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Hello everyone and welcome to Photo 365, a podcast about how to be a photographer every day.
My name is Andrew Haworth, I’m a media producer and photography educator and I’m here to help you get through your photo-a-day, or any long term art project. If you’ve listened to any of the previous shows, no doubt you’ve noticed that I like to keep these episodes short and focus on some of the non-technical aspects of photography. My goal is to keep you inspired and help you think about the creative process.
If you’re shooting a project I’d love to see your images and hear how it’s going for you. So please reach out and feel free to contact me online at photo365podcast.com.
In this episode, I’d like to talk about a problem many photographers have, and why it may be stifling your creativity.
Many photographers love gear: Lenses, new camera bodies, accessories, and so on. Do you ever look at a great photo and wonder what camera the photographer is using? Better yet, has anyone looked at YOUR work and suggested “you must have a good camera,” rather than praise you for your actual skill or creativity?
Now, let’s face it, photography IS an endeavor that is based around gear. It’s what makes photography, well, photography.
Wide-angle lenses, telephoto lenses, full frame sensors, fast frame rates, high ISO sensors, ISO invariant sensors, image processors, and so on and so on. It all has its place, and it’s part of the creative process.
Owning a camera is empowering. How many people do you know, who aren’t even photographers, who place a high value on owning a “good” camera, even though our smartphones have cameras that are perfectly adequate in most cases. There is the notion that to take good photos, one needs a good camera.
A certain piece of gear may even define our personal style. Unlike other forms of expression, photography requires equipment, whether it’s a hole in the wall of a camera obscura, or uncle Bob at your best friend’s wedding, armed with the latest mirrorless rig. Capturing light is the common denominator.
And to be honest, playing with new gear is fun. And occasionally, it will stoke your creativity in positive ways. I mentioned my love for the Fuji X100 series back in the first episode, and how that little camera pushed me to take more photos.
At some point as photographers, we decide what we have may not be good enough, so we buy more stuff. The kit lens we started with isn’t sharp enough, or fast enough. Your images MUST get better because you’ve graduated to a full-frame sensor, right? Oh and, look at all these new lenses. You’re covered from 16mm to 300mm, and most of them are fast primes. Your new camera body can shoot 20 frames per second!
You’ve achieved gear nirvana, and you have the freedom to create any photo in your mind’s eye. Or do you? Freedom of choice makes us happy, but it also results in some missed opportunities. Instead, we face a paralysis of choice.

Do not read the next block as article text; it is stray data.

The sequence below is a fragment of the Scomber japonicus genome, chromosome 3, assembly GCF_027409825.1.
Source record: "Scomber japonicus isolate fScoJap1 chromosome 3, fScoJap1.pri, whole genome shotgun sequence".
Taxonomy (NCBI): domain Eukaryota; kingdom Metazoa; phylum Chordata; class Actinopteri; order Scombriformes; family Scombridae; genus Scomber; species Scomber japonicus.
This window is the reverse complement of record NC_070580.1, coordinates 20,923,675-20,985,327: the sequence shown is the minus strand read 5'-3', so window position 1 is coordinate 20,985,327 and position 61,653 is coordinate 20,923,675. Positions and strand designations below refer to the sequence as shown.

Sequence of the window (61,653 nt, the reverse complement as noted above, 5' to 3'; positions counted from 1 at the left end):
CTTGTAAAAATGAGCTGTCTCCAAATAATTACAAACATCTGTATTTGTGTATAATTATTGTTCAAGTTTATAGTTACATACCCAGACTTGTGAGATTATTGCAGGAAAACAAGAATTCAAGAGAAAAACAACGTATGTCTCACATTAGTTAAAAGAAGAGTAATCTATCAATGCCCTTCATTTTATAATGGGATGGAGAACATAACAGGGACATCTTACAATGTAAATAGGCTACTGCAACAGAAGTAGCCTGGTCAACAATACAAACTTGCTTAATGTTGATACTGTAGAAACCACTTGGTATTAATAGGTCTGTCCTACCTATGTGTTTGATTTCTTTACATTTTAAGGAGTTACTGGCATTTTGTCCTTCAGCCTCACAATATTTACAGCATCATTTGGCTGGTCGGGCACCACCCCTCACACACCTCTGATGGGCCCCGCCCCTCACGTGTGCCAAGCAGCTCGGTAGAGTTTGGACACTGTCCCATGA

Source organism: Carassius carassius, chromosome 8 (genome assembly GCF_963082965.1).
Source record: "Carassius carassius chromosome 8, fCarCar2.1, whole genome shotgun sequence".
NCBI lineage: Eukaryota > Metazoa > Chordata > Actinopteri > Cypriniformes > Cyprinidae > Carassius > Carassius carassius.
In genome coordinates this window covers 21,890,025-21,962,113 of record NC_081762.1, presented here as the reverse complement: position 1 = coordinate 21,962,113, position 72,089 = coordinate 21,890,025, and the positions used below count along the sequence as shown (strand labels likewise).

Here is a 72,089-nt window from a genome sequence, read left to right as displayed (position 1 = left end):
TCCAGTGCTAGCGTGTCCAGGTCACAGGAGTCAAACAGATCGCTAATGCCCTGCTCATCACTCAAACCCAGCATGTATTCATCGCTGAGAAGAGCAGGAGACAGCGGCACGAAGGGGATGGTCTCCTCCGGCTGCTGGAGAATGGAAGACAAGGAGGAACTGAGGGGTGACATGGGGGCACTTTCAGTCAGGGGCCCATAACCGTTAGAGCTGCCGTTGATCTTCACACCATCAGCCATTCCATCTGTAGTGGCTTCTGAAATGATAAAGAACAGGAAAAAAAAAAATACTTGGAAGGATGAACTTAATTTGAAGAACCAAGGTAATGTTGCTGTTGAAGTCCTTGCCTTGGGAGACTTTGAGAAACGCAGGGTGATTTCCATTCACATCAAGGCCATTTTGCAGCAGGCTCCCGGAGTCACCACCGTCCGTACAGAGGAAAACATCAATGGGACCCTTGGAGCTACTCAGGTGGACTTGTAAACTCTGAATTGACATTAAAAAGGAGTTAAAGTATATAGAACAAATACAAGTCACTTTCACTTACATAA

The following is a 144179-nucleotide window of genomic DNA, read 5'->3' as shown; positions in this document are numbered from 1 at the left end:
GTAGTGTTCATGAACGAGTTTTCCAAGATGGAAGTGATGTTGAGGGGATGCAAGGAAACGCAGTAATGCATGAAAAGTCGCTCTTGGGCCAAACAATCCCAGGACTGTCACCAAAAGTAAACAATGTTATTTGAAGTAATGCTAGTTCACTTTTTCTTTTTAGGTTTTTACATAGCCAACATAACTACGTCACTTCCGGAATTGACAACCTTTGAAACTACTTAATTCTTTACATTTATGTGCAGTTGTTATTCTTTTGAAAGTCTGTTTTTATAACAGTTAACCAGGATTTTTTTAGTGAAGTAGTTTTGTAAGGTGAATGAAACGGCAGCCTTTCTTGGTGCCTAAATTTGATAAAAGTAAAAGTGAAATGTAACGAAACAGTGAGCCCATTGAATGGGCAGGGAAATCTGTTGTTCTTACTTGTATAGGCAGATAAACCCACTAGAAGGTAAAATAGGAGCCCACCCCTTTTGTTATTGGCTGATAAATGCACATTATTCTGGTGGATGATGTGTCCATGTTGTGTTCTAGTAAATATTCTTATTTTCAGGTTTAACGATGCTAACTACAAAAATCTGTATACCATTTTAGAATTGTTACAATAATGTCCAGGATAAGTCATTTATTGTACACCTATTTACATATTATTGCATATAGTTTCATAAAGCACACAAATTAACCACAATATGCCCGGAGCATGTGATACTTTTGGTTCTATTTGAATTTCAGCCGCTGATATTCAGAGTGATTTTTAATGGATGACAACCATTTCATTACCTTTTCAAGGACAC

What happens when you go to a wine tasting and try 20 different varietals? You decide to buy a couple bottles to take home. But having tried 20 different ones, it’s impossible to make a decision. Maybe you don’t recall the first 10 samples, and after drink number 15, everything sort of tastes the same.
Too many options makes it hard to make a choice. This is sometimes called the paradox of plenty, or simply, information overload. It’s also known as Hick’s Law, which basically states, the more options we have, the longer it takes to make a choice.
Remember how I mentioned that I selected a single camera to shoot the majority of my photo a day? That camera has a fixed focal length lens. I can’t remove it. I’m “stuck” at a 35mm field of view. But I don’t mean “stuck” in a bad way. It’s actually reducing my photographic choices and making it easier for me to make decisions when I take photos.
I’m reduced to “zooming with my feet”, and I’m engaging with people in a more meaningful way. Not standing 12 feet away with a 70-200 zoom lens. Nor is the lens so wide that it sucks in everything in front of me like a distorted superwide. No, I have to back up, sometimes quite a bit, and thoughtfully compose my shots.
Moreover, it’s a comfortable focal length to work at, allowing me to shoot everything from landscapes to intimate portraits. It renders scenes in a pleasing way, not far from the same magnification of the human eye.
Now, I’m not here to sing the praises of the 35mm lens, or the Fuji camera. Focal length is a creative choice. I’m not telling you what lens to use; I’m just explaining what worked for me and why it worked. I deliberately selected this camera to ensure I wasn’t creating a paradox of plenty.